If you followed the biotech IPO class of 2003-2004, you probably remember that it was generally a disappointing affair. With the exception of a few hot companies such as Eyetech (Nasdaq: EYET ) and Pharmion (Nasdaq: PHRM ) , most of the biotech debutantes rose only tepidly, treaded water, or fared even worse.
One of the first companies to go out in the recent biotech IPO window, way back in November 2003, was NitroMed (Nasdaq: NTMD ) . It followed the same pattern most of the other new biotechs did, going out at $11 per share and then proceeding to drop more than 15% the first day. It wasn't until last July that the stock finally got its head above water -- to the tune of a 278% rise in 11 trading days.
Reason for the rise
The catalyst for that turbocharged turnaround was a phase 3 study on NitroMed's heart failure drug BiDil, which was halted early because of a significant survival benefit in the treatment arm. All patients in the study were subsequently given the option to receive BiDil, and NitroMed submitted a marketing application to the FDA in December 2004.
The moment of truth is approaching. The FDA gave BiDil fast-track designation; an approval decision is due by June 23. Given the performance of the drug in the pivotal trial -- a 43% improvement in survival over a placebo, a 33% reduction in first hospitalization for heart failure, and an improvement in quality of life -- it looks to have a very good chance of getting the green light.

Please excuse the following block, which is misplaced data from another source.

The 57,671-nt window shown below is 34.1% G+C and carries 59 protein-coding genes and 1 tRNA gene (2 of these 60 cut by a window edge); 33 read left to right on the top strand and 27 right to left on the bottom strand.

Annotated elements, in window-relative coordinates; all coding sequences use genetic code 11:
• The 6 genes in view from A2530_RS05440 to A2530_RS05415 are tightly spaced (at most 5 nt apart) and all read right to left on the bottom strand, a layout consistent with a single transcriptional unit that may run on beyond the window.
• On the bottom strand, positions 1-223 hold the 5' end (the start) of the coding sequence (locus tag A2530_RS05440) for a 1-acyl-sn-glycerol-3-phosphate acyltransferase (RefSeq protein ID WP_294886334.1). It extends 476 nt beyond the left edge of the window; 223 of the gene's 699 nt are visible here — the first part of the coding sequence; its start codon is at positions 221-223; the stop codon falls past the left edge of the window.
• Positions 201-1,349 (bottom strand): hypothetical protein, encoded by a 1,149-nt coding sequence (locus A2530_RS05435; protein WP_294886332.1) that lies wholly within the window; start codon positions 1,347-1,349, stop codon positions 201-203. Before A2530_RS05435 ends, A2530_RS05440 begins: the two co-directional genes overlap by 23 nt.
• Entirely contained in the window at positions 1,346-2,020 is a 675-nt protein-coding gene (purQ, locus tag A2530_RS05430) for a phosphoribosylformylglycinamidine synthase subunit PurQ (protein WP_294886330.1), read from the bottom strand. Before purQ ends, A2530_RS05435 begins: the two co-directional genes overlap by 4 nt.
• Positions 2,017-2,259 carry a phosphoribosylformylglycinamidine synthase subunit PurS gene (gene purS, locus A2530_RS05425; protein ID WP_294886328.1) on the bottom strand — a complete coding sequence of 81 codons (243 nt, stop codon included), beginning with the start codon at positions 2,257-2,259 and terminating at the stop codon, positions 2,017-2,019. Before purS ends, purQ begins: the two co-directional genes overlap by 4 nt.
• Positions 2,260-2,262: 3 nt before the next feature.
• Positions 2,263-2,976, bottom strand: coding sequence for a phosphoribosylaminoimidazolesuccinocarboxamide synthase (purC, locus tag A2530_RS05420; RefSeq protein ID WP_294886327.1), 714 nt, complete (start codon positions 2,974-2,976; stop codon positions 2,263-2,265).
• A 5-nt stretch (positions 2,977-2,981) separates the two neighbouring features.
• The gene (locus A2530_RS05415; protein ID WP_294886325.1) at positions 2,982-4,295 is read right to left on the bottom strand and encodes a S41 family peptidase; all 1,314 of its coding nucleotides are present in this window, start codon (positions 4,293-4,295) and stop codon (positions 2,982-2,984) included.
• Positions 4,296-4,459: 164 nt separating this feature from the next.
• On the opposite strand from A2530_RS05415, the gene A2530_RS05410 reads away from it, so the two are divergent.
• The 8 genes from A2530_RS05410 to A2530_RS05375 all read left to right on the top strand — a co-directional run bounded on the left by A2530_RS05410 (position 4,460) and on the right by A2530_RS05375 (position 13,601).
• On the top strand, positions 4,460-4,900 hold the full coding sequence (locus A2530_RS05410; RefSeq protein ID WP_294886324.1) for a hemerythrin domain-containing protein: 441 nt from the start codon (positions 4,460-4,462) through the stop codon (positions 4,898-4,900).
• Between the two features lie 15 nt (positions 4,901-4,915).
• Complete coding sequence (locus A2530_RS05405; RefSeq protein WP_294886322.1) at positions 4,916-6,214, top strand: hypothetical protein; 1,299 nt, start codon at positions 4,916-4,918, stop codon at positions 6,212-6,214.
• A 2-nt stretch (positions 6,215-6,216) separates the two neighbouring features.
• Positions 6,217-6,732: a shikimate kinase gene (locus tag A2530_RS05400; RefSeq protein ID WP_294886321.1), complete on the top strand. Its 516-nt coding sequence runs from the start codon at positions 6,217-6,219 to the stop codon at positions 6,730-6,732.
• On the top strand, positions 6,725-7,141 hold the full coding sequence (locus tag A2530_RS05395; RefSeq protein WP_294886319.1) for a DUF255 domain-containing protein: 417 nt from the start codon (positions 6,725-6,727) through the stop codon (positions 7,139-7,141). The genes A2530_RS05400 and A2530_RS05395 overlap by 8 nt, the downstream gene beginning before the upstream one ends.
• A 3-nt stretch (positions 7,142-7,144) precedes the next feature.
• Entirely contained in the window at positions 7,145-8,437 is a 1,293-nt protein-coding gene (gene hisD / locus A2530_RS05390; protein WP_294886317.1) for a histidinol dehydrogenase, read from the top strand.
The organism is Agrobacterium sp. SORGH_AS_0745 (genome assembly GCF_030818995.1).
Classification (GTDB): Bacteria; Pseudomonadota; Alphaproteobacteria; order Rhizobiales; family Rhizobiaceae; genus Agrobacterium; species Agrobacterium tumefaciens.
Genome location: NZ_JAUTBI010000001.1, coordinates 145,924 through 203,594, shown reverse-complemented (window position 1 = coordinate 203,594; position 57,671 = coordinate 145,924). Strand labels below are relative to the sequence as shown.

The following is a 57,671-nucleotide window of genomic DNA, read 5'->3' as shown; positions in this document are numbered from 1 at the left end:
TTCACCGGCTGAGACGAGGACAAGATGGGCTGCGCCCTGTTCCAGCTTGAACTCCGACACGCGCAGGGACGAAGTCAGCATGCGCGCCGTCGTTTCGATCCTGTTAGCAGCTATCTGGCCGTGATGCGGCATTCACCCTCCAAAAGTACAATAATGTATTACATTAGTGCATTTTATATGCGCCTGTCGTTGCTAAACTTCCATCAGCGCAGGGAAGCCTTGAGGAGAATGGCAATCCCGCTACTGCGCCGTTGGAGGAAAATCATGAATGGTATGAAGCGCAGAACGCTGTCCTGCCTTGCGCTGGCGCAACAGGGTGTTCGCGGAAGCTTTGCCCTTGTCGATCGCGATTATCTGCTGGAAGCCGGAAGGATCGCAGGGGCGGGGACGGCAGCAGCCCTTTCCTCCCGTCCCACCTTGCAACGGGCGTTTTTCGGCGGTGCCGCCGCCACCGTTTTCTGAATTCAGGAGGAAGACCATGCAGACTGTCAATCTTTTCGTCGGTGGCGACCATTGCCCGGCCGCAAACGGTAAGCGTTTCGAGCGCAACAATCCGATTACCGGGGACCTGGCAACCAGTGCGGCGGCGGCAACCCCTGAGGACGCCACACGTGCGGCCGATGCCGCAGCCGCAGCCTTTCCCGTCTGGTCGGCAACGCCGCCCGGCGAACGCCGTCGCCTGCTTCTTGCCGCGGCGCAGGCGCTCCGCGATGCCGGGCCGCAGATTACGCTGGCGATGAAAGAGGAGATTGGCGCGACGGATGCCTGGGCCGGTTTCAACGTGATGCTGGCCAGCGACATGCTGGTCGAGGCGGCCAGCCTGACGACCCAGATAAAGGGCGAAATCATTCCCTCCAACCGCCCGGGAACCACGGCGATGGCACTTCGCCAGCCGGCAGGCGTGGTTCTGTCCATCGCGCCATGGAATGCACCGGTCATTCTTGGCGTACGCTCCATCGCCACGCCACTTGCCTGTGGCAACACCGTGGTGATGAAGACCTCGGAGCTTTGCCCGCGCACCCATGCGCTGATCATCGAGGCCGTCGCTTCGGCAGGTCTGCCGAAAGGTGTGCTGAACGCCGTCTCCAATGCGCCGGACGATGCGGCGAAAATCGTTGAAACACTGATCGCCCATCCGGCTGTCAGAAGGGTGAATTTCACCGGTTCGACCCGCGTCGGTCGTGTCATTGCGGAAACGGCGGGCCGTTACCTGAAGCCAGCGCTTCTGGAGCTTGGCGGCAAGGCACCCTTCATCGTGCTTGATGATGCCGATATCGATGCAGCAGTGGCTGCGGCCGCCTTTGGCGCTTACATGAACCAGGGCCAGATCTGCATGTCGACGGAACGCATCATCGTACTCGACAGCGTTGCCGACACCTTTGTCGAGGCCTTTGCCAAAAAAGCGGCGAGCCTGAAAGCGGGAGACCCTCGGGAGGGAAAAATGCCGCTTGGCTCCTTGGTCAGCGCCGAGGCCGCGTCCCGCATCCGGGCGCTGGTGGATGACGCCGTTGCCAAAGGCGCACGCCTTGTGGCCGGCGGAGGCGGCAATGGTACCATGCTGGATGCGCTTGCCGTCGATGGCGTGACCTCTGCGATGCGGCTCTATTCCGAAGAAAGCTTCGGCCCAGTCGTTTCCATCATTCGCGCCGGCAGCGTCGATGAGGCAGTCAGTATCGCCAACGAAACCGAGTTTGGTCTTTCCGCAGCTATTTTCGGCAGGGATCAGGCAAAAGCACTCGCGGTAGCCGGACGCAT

Is now a good time to invest, or has this ship sailed?
You might think that good trial results and an approaching potential launch has sent NitroMed shares into the stratosphere, but you'd be wrong. Even after a big run-up in share price, the company currently has a market cap of $578 million and an enterprise value of just $453 million. That looks pretty tasty for a company about to launch a new drug in an area as significant as heart failure.
But there are a couple of catches. The first is that BiDil appears to work only in people of African descent. After earlier studies showed that other populations did not appear to benefit from the treatment, the phase 3 program was conducted only in African-Americans. That limits the market, certainly, but it is still a huge opportunity for a company of NitroMed's size. The estimated target population is about 750,000 patients in the United States, according to the company, and that number is expected to grow substantially over the coming decade.